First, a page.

The New York Yankees are not expected to pursue current Mets outfielder Yoenis Cespedes when he hits the free agent market after this season, Jon Heyman of CBS Sports reports.
While Cespedes’ right-handed power bat would fill a major void in the Yankees’ lineup, signing the Cuban import comes with several logistical and financial hurdles. At this time, the Yankees still have several high salary contracts entering 2016 and no clear opening in the outfield for Cespedes. Also, if Cespedes has his way, he will find a way to remain in the orange and blue.
The slugger told ESPN through an interpreter that he’d like to remain a Met after 2015:
“This is something I can’t control. I don’t know what the front office is thinking about. But with what I see so far, I would love for everything to work out and stay as a Met for a long, long time, because I like the atmosphere.”
Just because Cespedes would like to return does not mean it will happen. He will likely command a contract of at least six years and $150 million. Perhaps too rich for the Mets’ taste, the Yankees and their budget might possibly permit adding a big contract. However, the team currently has Brett Gardner, Jacoby Ellsbury, and Carlos Beltran under contract to play the outfield in 2016.
Additionally, the team has the oft-injured Mark Teixeira and soon-to-be 41-year-old Alex Rodriguez under contract next season. Considering their age and injury history, the DH slot will be needed to rotate a bevy of veterans.
Heyman noted that the Yankees are also wary of doing business with Roc Nation, the agency that represents Cespedes. The reason likely being that Roc Nation also represents former Yankees second baseman Robinson Cano, who left the Yankees to sign with the Mariners prior to 2014.
Mike Axisa of River Ave Blues speculates the team could potentially trade Gardner to free-up room for another outfielder. With Gardner finishing the last two seasons in abysmal fashion, the Yankees may entertain the idea of moving him in favor of a superior player.
— Bronx Pinstripes (@BronxPinstripes) October 15, 2015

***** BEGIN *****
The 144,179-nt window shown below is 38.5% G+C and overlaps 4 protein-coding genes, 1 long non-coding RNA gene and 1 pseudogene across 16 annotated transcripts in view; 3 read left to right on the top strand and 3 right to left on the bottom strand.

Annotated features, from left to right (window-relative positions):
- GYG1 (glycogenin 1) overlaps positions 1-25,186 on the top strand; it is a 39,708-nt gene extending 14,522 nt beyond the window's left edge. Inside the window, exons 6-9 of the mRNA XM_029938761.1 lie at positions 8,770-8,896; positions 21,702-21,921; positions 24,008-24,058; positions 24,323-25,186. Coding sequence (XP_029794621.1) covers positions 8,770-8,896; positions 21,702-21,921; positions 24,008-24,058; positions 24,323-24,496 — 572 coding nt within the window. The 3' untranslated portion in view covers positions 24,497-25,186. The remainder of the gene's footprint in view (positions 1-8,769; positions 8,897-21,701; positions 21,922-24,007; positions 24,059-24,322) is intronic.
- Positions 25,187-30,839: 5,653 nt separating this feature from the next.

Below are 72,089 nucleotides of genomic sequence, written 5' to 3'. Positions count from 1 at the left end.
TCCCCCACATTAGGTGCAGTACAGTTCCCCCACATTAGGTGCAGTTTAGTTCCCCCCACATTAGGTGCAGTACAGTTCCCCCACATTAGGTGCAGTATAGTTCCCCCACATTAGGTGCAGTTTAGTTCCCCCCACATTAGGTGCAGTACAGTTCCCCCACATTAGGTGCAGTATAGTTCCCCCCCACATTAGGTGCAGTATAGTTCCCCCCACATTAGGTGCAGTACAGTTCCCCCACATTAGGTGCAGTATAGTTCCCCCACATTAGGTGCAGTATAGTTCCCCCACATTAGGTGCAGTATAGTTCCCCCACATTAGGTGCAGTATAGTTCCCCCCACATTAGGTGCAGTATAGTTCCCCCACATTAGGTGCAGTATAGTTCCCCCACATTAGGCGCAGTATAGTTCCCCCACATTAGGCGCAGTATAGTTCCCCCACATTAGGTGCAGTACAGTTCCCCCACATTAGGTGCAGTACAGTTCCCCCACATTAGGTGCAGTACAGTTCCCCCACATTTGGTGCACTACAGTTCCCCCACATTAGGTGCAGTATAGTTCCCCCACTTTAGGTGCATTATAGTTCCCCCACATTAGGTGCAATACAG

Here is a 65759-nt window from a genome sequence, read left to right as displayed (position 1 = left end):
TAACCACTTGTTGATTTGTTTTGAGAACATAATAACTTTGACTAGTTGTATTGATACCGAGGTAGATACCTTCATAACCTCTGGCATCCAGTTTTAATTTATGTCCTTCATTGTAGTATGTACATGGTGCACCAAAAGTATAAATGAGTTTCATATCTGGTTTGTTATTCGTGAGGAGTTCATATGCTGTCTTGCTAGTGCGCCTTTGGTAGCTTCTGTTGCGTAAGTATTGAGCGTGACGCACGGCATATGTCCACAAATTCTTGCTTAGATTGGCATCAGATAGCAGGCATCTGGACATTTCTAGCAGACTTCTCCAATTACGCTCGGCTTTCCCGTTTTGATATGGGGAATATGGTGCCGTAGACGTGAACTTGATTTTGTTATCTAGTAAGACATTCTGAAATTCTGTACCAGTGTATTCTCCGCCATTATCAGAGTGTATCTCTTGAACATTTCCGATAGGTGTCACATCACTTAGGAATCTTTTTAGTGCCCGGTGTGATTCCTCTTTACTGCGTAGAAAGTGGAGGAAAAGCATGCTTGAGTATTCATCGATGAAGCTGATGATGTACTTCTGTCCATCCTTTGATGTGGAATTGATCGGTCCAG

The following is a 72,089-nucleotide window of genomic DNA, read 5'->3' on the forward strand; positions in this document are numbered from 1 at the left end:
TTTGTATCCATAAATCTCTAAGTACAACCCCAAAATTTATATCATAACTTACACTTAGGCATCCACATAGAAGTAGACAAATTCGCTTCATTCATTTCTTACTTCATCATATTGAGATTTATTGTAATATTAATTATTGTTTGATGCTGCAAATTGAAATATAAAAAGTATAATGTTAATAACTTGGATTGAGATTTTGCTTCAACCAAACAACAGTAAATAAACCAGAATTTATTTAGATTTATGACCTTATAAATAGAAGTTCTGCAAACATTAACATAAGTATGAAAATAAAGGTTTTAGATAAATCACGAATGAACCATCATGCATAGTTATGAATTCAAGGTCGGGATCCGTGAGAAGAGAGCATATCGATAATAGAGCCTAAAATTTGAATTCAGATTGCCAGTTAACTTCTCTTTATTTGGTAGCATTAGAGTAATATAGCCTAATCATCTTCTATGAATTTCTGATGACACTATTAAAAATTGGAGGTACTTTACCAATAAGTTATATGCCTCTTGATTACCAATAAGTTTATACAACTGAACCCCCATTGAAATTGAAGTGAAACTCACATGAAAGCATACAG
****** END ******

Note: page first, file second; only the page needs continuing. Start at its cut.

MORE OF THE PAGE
Aside from Cespedes, outfielders such as Justin Upton and Jason Heyward will hit the market. While Cespedes and Upton would provide right-handed power, Heyward, who is just 26-years-old, an elite defender and a dynamic hitter could land the most lucrative deal of all outfielders.
One major hurdle in Cespedes potentially re-signing with the Mets was taken care of. Due to a clause in the original contract he signed with the Oakland Athletics prior to 2012, the team Cespedes was playing for in the final year only had five days after the World Series to negotiate a deal. If an an agreement was not reached in that time, Cespedes would automatically be released and would not be permitted to sign with that team until May 15 of the following season.
The reason for that was to prevent a team for issuing a qualifying offer, which would cause the team that lured Cespedes away to forfeit a draft pick. But as originally reported by the New York Post, the Mets and Cespedes’ representatives reached an agreement to remove that clause from his contract, therefore giving the Mets and all other 29 teams the same opportunity to negotiate with him.
After being acquired just minutes before the non-waiver trade deadline on July 31, Cespedes entered a Mets lineup that was desperate for consistent offensive production. Seemingly overnight, the Mets became one of the top scoring teams in the Major Leagues with Cespedes at the forefront. In 57 games with the Mets, Cespedes hit.287 with 17 HR and 44 RBI.
— New York Mets (@Mets) October 11, 2015
In 159 total games between the Mets and Tigers, Cespedes finished hitting.291 with 35 HR and 105 RBI.
Before Cespedes hits the market, he will try and help the Mets win their first World Series since 1986 after the team swept the Chicago Cubs to advance to the fall classic. Cespedes left game four with left shoulder soreness but told several reporters, including Marc Carig of Newsday that his shoulder should be fine in three days and he’ll be ready to go.
[Photo by Mike Ehrmann/Getty Images]